Jean Cocteau's La Belle et la Bete was only his second film and was completed sixteen years after his first foray into this medium with Le Sang d'un poete (1930), an anti-realist, semi-surrealist film. Although public memory might more readily associate him with film-making because of the lasting success of La Belle et la Bete (1946) and Orphee (1949/50), Cocteau never wished to lay claim to being a cineaste because he did not want to be under any obligation to make films -- even though he did see film as a way of reaching a greater audience with his `message-as-poet' of the importance of the unconscious. Indeed, Cocteau always saw himself as poet. In his lifetime, he made only six films over a period of thirty years: all were intensely personal and, to a degree, self-referential.
Nonetheless, in the early-1950s, thanks to his film-making practices in La Belle et la Bete and Orphee, he was given auteur status by the influential critics writing for the Cahiers du cinema -- the journal primarily responsible for initiating the auteur debate (auteur status was given to those film-makers who scripted, directed and edited their films or whose films had specific personal hallmarks that re-occurred from film to film). These critics decried contemporary French cinema, labelling it the cinema de papa and cinema de qualite -- both negative epithets used to denounce what they saw as an unimaginative script-led cinema produced according to safe formulas and stultifying film practices. In Cocteau (as in only a few other French film-makers, like Renoir and Bresson) they saw the hand of the auteur (Cocteau wrote the scenario, scripted, directed and edited his films) and praised him for being a `film-maker's' film-maker'.
Doubtless, because of his eclecticism as a poet working in so many media (such as theatre, poetry, novel, drawing, music, sculpture and decor) he was able to bring something new to the film screen. His influence on a new generation of film-makers known as la Nouvelle vague (the French New Wave of 1958-64), some of whom were former critics of the Cahiers du cinema, is duly acknowledged by them. Jean-Luc Godard cites Cocteau's La Belle et la Bete as a source of inspiration for his thriller Alphaville (1965) -- in particular Cocteau's use of lighting and camera angles. Alain Resnais used Orphee to explain the effects he wanted the Japanese cameraman to produce in Hiroshima mon amour (1959). Francois Truffaut so regarded Cocteau's work that he helped produce his last film Le Testament d'Orphee (1959). In that year, the hundredth volume of Cahiers du cinema was dedicated to Cocteau (entitled Le Cent d'un Poete).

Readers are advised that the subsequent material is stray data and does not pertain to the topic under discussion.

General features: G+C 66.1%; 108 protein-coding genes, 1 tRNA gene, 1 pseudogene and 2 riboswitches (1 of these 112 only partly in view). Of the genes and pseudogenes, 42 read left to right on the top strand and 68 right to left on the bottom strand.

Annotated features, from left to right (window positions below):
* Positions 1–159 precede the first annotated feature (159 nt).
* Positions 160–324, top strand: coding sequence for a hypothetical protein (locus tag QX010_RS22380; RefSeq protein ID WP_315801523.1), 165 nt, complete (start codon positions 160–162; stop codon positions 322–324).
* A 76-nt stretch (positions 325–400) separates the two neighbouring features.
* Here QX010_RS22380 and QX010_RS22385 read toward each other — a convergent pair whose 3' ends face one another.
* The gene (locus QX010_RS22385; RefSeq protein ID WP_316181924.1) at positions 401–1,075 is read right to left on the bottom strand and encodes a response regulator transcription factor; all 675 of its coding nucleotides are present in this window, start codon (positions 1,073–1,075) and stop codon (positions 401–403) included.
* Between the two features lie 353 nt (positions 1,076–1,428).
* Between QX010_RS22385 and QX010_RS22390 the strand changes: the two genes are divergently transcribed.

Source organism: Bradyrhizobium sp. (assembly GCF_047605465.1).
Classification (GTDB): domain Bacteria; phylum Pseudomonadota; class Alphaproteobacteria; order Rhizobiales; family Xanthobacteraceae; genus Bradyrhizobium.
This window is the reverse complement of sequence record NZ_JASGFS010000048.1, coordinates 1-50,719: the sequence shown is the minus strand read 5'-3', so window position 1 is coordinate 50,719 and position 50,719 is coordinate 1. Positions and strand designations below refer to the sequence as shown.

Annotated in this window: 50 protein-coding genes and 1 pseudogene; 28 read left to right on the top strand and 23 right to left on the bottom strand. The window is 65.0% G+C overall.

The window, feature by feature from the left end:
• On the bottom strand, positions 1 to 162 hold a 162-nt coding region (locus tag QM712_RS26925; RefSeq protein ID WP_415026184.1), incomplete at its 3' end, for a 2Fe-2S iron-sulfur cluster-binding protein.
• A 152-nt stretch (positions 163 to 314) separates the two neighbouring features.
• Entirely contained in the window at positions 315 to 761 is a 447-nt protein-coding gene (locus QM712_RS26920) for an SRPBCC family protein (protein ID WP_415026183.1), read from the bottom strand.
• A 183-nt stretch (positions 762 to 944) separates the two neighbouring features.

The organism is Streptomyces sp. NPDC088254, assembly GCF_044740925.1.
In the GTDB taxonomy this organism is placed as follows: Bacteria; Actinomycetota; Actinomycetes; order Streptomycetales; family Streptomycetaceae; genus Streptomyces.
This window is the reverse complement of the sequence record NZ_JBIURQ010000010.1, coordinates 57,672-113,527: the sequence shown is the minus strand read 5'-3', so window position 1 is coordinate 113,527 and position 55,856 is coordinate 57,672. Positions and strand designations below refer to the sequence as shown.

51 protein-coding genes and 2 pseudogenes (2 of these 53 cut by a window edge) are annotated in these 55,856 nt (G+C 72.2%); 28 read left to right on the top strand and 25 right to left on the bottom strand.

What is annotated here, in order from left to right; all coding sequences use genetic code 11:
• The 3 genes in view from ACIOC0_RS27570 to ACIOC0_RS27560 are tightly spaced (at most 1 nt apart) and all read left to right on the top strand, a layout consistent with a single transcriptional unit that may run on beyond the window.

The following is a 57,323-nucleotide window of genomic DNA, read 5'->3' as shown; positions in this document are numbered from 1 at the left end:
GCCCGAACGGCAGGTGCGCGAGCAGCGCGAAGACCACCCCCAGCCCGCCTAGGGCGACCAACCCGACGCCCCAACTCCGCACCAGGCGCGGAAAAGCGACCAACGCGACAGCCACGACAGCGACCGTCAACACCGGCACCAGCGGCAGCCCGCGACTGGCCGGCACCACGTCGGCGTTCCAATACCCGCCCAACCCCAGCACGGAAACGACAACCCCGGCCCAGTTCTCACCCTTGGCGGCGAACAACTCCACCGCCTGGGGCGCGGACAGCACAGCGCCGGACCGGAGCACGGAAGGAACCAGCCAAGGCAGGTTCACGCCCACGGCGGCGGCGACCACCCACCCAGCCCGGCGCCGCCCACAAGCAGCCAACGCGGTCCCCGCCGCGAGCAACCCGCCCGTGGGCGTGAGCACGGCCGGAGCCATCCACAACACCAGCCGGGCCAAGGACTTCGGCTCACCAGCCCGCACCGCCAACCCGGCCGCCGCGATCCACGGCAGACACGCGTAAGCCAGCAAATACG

La Belle et la Bete was two years in the making, with the discussions and preparations dating even further back to 1943. The making of this famous fairy tale into a film was first suggested to Cocteau by his partner, the actor Jean Marais, who, until starring in this film, had only played one major film role: that of a modern-day Tristan in Delannoy's L'Eternel retour (1942). His portrayal of the Beast effectively launched his film career, leading to a string of starring roles.
Conditions for film production were extremely difficult in post-Liberation France, not simply in terms of obtaining funding but also in terms of getting film stock -- and usable film stock at that -- as well as gaining access to studios. Cocteau was to be successful on all counts, but not without many complicated negotiations beforehand.
In order to obtain funds, Cocteau first took his project to Gaumont who rejected it. Contemporary taste for films was towards realism -- a knock-on effect of the impact of Italian Neorealism. Although a small quantity of costume dramas were being produced (Boule de suif in 1945 and, more famously, Les Enfants du Paradis in 1944), realism was the order of the day and, more particularly, if film was to have any function at all during the very uncertain days of post-Liberation it was to help redeem the nation's shattered sense of identity. …